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No.20, 1th July 2009

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Question of Ancestral Traditions

A Crisis in the Syro-Malabar Church


Francis Kanichikattil



“Return to Ancestral Traditions” was the call of Vat.II to all Individual Churches. “if they have (unduly) fallen away due to circumstances of times or persons, they are to strive to return to their ancestral traditions”.[1] Return to the vision and foresight of the ancestors is the most sublime duty and right of the young generation since that vision and foresight of the forefathers would undoubtedly strengthen their steps in achieving the goals initiated by them.

The Syro-Malabar Church, an individual Church with Major Archiepiscopal status, was known in history as ‘Malabar Church’ due to its geographical position in the south-west coast of India. The Christians were known by the name ‘Thomas Christians’ or simply Nazranikal (followers of the one from Nazareth) resembling the other names such as Naboothiris, Nairs in the Kerala society. We do not go into the details of the historical evidences regarding the foundation of the Christian Church in Kerala; rather we take into account the consensus that Thomas the Apostle founded the Church in India in the first century itself. The prefix ‘Syro’ (Syriac) was added to Malabar Church officially towards the end of 19th century in order to distinguish the Malabar Church which used Syriac as the liturgical language from the Latin Church in India.

Malabar Church down through the Centuries:

The history of the Thomas Christians or Malabar Church may broadly be divided into four epochs. It is the firm belief of the Thomas Christians that St. Thomas founded Seven Churches in south India, rather seven Christian communities in Faith that became the nucleus of the Christian presence in India. Sources like Jornada of Dom Alexis De Menezes confirms that one of these Seven communities lived in the Coramandel Coast, namely at Mylapur where apostle Thomas had his martyrdom in A.D.72. Due to some persecutions in the later period these people had to flee somewhere in Tamil Nadu and others to Kerala to join with other Christian communities baptized by St. Thomas.[2] The Thomas Christians both Catholics and other denominations are proud to be called that they are the descendents of the Apostle Thomas. It was the early Christian tradition that wherever the apostles went and preached the ‘good news’ there they founded the Church and celebrated the Eucharist (breaking of the Bread) with them, certainly accepting many symbols and elements from the local culture of the people. Hence there is no doubt at all that there existed an indigenous form of Christian liturgy in the Malabar Coast in the first century itself, the author of which is none other than St. Thomas, the Apostle of India.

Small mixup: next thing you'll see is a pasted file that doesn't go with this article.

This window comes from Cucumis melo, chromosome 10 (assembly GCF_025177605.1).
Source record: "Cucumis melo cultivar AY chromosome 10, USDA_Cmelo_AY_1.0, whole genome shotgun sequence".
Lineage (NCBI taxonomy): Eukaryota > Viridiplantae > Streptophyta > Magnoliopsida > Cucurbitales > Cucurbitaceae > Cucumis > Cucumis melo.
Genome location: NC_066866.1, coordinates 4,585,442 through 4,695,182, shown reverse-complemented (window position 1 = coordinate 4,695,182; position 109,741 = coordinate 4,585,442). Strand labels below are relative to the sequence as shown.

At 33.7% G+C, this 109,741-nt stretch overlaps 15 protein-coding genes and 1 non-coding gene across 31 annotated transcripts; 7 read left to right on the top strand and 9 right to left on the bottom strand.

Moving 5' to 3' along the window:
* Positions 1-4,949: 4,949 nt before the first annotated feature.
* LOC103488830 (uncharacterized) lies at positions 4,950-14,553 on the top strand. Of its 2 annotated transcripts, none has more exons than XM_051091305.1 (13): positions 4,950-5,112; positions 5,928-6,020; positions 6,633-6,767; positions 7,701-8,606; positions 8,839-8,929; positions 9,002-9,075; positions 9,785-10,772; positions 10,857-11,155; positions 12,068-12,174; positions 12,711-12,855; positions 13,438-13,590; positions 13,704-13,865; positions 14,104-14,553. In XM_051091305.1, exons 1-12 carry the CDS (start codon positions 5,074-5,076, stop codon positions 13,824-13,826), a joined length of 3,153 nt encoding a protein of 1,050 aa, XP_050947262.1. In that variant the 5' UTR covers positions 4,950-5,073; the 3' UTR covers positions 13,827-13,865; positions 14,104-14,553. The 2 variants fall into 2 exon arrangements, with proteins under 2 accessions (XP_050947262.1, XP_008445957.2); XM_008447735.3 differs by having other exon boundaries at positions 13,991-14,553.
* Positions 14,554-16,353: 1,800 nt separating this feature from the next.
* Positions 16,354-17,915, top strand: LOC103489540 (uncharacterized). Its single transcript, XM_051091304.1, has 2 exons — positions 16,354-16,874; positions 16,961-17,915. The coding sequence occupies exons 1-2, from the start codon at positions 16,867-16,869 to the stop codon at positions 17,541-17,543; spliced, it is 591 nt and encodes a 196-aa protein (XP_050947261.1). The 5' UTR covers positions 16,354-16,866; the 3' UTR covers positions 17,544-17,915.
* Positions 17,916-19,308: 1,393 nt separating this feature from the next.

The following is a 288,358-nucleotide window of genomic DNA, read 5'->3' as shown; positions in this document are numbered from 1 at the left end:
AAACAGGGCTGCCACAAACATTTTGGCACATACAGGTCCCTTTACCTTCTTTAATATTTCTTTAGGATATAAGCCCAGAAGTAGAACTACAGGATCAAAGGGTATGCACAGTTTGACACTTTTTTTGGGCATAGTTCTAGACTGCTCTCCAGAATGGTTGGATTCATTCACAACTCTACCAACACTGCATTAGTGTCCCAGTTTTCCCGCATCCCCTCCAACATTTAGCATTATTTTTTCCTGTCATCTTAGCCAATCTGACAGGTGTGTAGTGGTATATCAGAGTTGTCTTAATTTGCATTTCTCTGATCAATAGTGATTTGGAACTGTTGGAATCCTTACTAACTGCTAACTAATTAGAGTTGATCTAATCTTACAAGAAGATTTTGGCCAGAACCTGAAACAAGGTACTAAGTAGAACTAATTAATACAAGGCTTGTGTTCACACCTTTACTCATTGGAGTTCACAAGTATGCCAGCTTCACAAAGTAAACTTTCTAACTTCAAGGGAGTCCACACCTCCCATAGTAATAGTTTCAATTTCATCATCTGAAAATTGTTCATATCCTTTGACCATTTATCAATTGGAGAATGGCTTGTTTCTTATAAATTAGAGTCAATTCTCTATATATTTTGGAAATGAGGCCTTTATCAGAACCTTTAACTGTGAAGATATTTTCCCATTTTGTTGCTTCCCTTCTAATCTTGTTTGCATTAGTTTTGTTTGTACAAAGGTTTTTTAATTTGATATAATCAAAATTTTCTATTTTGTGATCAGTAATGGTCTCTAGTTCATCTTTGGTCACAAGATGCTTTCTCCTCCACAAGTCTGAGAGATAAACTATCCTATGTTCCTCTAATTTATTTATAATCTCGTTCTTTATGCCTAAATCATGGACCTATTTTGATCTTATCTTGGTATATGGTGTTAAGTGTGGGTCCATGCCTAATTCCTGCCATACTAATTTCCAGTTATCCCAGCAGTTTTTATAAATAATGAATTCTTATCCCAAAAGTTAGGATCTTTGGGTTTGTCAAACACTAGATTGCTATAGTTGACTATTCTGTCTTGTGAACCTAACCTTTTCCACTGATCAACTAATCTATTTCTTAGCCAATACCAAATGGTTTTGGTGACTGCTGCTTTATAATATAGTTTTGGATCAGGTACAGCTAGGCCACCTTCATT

The second epoch in the history of the Thomas Christians starts with the migration of a mercantile group of Persian Christians from Mesopotamia to Malabar Coast during 4th century. Historians suggest various reasons for the migration of large group of Persian Christians to the Malabar Coast. The Persian Church was severely persecuted by Saphor II (309-379) A.D and it is a historical fact.  The Church of  ‘Thomas Christians’ was a strong Christian community in India at that time. Quite possibly Christians from Persia might have come to India for their survival and livelihood.  Some other authors say that Persian Christians were best trade men and their skill in trade led them to Malabar Coast to make trade relations with India.  However the Malabar tradition seems to be very strong of the migration of 72 families with a bishop and number of priests in 345 A.D. under the leadership of an able Persian merchant by name Thomas of Kynai[3]. These Christian trade men soon won the favour of the King of Kodungalloor[4]  that was an important seaport in South India during the early centuries. Seeing their skill in trade the King Cheraman Perumal of Malabar gave them many 72 privileges, written on copper plates. Unfortunately those copper plates were lost in the later period. There is a consensus today in the Syro-Malabar Church that these Persian Christians brought the Syriac Liturgy and Syriac Rite to Kerala from Mesopotamia in the 4th century. Further the Knanite community (diocese of Kottayam) in Kerala today very strongly own that their forefathers brought the Syriac Rite and Syriac liturgy to Malabar Christians centuries ago and they are proud to be called as descendents of Thomas of Kynai[5]